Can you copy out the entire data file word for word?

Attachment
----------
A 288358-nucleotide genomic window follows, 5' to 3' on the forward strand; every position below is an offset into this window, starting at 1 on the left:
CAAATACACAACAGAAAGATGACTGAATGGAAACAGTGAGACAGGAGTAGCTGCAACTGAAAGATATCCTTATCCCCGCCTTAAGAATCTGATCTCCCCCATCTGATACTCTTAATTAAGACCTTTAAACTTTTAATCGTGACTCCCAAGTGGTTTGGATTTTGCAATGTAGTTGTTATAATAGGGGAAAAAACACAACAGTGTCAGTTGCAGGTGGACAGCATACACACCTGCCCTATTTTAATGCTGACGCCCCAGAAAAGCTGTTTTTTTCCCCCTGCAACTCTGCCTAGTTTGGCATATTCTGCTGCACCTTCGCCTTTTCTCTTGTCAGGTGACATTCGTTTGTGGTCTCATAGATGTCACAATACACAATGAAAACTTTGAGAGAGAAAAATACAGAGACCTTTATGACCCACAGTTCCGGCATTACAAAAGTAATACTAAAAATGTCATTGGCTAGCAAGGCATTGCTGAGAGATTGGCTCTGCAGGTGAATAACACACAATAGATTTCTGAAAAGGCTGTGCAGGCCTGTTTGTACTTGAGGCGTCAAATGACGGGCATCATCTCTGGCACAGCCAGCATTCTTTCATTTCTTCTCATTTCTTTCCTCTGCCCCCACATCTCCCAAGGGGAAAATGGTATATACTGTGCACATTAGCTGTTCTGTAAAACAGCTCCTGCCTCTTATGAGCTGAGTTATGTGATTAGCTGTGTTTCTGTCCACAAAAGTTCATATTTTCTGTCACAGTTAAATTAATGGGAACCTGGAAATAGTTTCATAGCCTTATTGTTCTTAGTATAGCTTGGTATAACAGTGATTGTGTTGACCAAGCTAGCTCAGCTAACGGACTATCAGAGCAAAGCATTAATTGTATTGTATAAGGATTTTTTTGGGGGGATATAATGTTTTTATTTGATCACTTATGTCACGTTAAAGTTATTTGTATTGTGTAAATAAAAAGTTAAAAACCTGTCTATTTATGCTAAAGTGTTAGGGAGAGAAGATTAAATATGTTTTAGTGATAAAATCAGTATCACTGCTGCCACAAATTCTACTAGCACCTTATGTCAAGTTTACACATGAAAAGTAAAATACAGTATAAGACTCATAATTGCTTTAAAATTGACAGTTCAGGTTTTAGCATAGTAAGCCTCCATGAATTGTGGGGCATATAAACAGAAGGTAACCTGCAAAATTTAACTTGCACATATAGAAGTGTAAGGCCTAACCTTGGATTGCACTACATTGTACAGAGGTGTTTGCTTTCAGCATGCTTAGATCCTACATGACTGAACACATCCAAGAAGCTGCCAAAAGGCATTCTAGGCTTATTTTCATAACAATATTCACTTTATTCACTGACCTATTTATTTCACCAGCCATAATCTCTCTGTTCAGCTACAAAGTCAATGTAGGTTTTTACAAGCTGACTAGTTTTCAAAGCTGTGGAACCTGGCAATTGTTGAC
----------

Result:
A 288358-nucleotide genomic window follows, 5' to 3' on the forward strand; every position below is an offset into this window, starting at 1 on the left:
CAAATACACAACAGAAAGATGACTGAATGGAAACAGTGAGACAGGAGTAGCTGCAACTGAAAGATATCCTTATCCCCGCCTTAAGAATCTGATCTCCCCCATCTGATACTCTTAATTAAGACCTTTAAACTTTTAATCGTGACTCCCAAGTGGTTTGGATTTTGCAATGTAGTTGTTATAATAGGGGAAAAAACACAACAGTGTCAGTTGCAGGTGGACAGCATACACACCTGCCCTATTTTAATGCTGACGCCCCAGAAAAGCTGTTTTTTTCCCCCTGCAACTCTGCCTAGTTTGGCATATTCTGCTGCACCTTCGCCTTTTCTCTTGTCAGGTGACATTCGTTTGTGGTCTCATAGATGTCACAATACACAATGAAAACTTTGAGAGAGAAAAATACAGAGACCTTTATGACCCACAGTTCCGGCATTACAAAAGTAATACTAAAAATGTCATTGGCTAGCAAGGCATTGCTGAGAGATTGGCTCTGCAGGTGAATAACACACAATAGATTTCTGAAAAGGCTGTGCAGGCCTGTTTGTACTTGAGGCGTCAAATGACGGGCATCATCTCTGGCACAGCCAGCATTCTTTCATTTCTTCTCATTTCTTTCCTCTGCCCCCACATCTCCCAAGGGGAAAATGGTATATACTGTGCACATTAGCTGTTCTGTAAAACAGCTCCTGCCTCTTATGAGCTGAGTTATGTGATTAGCTGTGTTTCTGTCCACAAAAGTTCATATTTTCTGTCACAGTTAAATTAATGGGAACCTGGAAATAGTTTCATAGCCTTATTGTTCTTAGTATAGCTTGGTATAACAGTGATTGTGTTGACCAAGCTAGCTCAGCTAACGGACTATCAGAGCAAAGCATTAATTGTATTGTATAAGGATTTTTTTGGGGGGATATAATGTTTTTATTTGATCACTTATGTCACGTTAAAGTTATTTGTATTGTGTAAATAAAAAGTTAAAAACCTGTCTATTTATGCTAAAGTGTTAGGGAGAGAAGATTAAATATGTTTTAGTGATAAAATCAGTATCACTGCTGCCACAAATTCTACTAGCACCTTATGTCAAGTTTACACATGAAAAGTAAAATACAGTATAAGACTCATAATTGCTTTAAAATTGACAGTTCAGGTTTTAGCATAGTAAGCCTCCATGAATTGTGGGGCATATAAACAGAAGGTAACCTGCAAAATTTAACTTGCACATATAGAAGTGTAAGGCCTAACCTTGGATTGCACTACATTGTACAGAGGTGTTTGCTTTCAGCATGCTTAGATCCTACATGACTGAACACATCCAAGAAGCTGCCAAAAGGCATTCTAGGCTTATTTTCATAACAATATTCACTTTATTCACTGACCTATTTATTTCACCAGCCATAATCTCTCTGTTCAGCTACAAAGTCAATGTAGGTTTTTACAAGCTGACTAGTTTTCAAAGCTGTGGAACCTGGCAATTGTTGAC